The Corruption of Entertainment 

When one thinks of Rome, or the Roman Empire it’s hard to not think about the Colosseum. It’s an epic feat of classical architecture, a stadium which could hold at least 50,000 spectators. But the Colosseum also a has symbolical value, it is the symbol of a society focused more and more on shallow entertainment instead of the reality of life. The Colosseum is also the symbol of an Elite that knows how to keep the people distracted from more important things. The Roman ultra rich would generally pay for the games organised in these arenas, and the people would be admitted for free. Around 100 AD the Roman satirical poet Juvenal tells us what he thinks about these games organised by the rich:

“Already long ago, from when we sold our vote to no man, the people have abdicated our duties; for the people who once upon a time handed out military command, high civil office, legions – everything, now restrains itself and anxiously hopes for just two things; bread and circuses” 

The criticism Juvenal makes here of his fellow citizens of Rome is the following: Juvenal noticed that his people where no longer interested in their historical birthright, they no longer had a taste for heroism. They were only interested in Bread and Games to distract them from anything that might be unpleasant. The handing out of free bread and the organising of elaborate games bought the elites the favour of the people. To give one a sense of how much this escalated, during the Imperial era there were more then 135 days of games, festivals and horse races every year. Just imagine, a society and empire clearly in decline still dedicating 135 days to parties and festivals, combined with an Elite which would not only encourage this kind of behaviour, but actively try to finance this, all in pursuit of individual power.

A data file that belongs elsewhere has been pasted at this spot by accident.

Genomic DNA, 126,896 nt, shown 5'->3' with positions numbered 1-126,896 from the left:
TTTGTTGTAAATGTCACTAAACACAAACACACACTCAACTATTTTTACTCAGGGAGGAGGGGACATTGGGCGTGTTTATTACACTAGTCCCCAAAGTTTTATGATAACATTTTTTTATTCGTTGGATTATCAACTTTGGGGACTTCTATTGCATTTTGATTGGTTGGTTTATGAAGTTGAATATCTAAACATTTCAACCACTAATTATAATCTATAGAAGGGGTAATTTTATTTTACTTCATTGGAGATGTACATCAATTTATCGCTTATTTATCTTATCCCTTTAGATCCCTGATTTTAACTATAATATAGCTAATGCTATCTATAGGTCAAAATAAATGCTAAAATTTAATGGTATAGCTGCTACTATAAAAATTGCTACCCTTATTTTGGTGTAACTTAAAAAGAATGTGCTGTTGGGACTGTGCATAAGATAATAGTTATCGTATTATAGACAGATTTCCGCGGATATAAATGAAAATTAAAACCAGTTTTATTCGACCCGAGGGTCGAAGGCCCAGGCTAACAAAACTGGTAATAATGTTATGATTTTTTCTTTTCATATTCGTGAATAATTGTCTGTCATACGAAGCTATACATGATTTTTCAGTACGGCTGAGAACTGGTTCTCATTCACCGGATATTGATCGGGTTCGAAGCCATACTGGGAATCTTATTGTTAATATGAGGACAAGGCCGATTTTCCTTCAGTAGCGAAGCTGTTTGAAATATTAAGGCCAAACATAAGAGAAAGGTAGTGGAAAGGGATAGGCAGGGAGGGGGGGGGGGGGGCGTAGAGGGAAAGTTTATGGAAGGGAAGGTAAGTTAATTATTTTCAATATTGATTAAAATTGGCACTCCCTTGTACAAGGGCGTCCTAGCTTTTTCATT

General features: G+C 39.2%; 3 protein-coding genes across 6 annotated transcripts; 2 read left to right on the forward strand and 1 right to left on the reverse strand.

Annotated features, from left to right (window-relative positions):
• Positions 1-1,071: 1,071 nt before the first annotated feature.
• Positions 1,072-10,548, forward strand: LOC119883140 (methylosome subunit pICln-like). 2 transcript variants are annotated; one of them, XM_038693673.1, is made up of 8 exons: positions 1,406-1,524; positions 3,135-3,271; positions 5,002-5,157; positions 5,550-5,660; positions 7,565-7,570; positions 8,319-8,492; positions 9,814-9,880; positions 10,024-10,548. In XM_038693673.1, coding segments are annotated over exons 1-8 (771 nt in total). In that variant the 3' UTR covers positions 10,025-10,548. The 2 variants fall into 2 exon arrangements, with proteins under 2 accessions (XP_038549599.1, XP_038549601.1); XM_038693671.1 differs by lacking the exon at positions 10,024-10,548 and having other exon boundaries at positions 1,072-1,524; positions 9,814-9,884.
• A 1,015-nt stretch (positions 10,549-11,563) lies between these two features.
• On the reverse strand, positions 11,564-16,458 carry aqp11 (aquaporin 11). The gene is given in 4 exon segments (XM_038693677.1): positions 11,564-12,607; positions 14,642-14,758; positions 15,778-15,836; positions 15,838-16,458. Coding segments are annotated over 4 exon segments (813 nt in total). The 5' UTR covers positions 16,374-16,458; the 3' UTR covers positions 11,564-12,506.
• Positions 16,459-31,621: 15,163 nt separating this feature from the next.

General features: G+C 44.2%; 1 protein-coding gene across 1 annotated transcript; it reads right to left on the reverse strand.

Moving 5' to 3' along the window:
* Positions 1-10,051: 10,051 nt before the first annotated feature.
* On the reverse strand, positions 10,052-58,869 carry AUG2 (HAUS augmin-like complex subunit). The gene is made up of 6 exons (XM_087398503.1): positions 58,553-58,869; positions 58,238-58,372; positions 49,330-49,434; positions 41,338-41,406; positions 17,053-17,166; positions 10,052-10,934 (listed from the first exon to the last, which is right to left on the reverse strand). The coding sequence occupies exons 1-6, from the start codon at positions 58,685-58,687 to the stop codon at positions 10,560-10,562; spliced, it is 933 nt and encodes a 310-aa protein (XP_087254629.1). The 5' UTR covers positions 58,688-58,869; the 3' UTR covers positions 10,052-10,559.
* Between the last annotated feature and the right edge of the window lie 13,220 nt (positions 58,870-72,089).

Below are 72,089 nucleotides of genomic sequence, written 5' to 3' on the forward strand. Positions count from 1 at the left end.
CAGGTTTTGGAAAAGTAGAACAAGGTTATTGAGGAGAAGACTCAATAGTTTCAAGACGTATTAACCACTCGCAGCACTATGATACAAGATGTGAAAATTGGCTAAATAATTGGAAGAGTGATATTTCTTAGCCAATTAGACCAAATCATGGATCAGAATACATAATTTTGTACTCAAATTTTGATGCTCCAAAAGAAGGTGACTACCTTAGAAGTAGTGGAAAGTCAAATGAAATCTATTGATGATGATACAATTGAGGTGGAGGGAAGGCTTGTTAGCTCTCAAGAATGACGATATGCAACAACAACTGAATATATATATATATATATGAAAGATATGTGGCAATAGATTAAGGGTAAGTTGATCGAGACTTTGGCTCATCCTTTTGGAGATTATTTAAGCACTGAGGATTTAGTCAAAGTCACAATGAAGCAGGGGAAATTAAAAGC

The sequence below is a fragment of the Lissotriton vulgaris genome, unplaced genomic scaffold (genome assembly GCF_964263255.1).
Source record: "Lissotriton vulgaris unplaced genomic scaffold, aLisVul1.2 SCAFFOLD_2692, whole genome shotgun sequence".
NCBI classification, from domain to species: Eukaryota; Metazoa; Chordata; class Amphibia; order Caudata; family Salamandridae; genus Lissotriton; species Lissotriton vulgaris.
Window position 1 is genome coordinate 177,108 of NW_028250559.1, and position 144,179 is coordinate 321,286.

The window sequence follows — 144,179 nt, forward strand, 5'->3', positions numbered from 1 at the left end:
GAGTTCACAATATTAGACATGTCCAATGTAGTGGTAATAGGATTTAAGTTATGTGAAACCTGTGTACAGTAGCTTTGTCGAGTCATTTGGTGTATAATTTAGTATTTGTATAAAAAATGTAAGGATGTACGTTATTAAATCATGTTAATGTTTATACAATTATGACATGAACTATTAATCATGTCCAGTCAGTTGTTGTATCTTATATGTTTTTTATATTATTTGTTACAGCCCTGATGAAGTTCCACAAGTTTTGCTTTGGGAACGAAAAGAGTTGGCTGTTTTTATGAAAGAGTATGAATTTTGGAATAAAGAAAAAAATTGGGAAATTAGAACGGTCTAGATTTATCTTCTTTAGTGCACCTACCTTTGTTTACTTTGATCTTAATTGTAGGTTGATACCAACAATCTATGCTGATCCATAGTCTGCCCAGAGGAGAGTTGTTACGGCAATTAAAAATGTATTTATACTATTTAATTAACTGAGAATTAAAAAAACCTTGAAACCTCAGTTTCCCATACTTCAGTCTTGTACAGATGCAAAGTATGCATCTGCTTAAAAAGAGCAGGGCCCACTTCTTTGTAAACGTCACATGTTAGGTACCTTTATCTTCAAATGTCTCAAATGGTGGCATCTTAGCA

The Corruption of the Borders

Around 117 AD Rome covered 5,000,000 km2 of land. With this came immensely stretched borders which were costly to protect. During 100 and 500 AD the Vandals, Saxons, Franks, Ostrogoths, Visigoths, Angles and the Huns all decided to cross the border into Roman lands. In our current enlightened age we call people who come to steal, plunder, profit, kill and rape, “refugees”. The Romans called these people Barbarians and actually tried to stop them by force. Only after not being able to stop the barbarians at the borders, the Empire came up with a new concept, the admitting of these hostile barbarian groups to the empire. This was done by splitting them up, giving them land and status within a region of the empire. The Roman elites were to benefit. This concept of border appeasement provided cheap labour via a system of unfree workers for the landowners and recruits for the army. Vegitius, a Roman military writer would in 400 AD claim that the admitting of barbarians into the ranks of the empire had decreased the overall state of preparedness of the army. He also said it exasperated the dangerous trend of troops being more loyal to their local commander than to Rome itself. The initial Roman plan was that if enough true “Roman” forces would keep these new Barbarians surrounded, then it was assured they would be assimilated in Roman culture in one or two generations. When one looks at how the Western Empire eventually dissolved in new kingdoms among tribal lines and how these tribes reacted to this policy of appeasement, this policy can be considered an utter failure. This particular story also teaches us that weakness at the borders, disguised as benevolence towards those who attack you, is a deadly cocktail for every society.


Although Moral Decay, corruption and distractions can not be found in the ground, one wonders if that is a valid reason for them to be ignored as serious signs that a society is collapsing. After reading much about the fall of the Roman Empire, I see many parallels with our current situation in the EU. We too have an Elite class which wants to enrich themselves and their friends at our expense. They too use inflation as a tool to keep us poor. We too have an Elite class who control the organs of entertainment and uses this to steer us into the right direction, and we too struggle with barbarians at our borders who are not to be stopped and who have to be appeased. But oh well, a new sportsball match is on in a huge round arena, better focus on that and be happy than to worry too much and try doing something about it.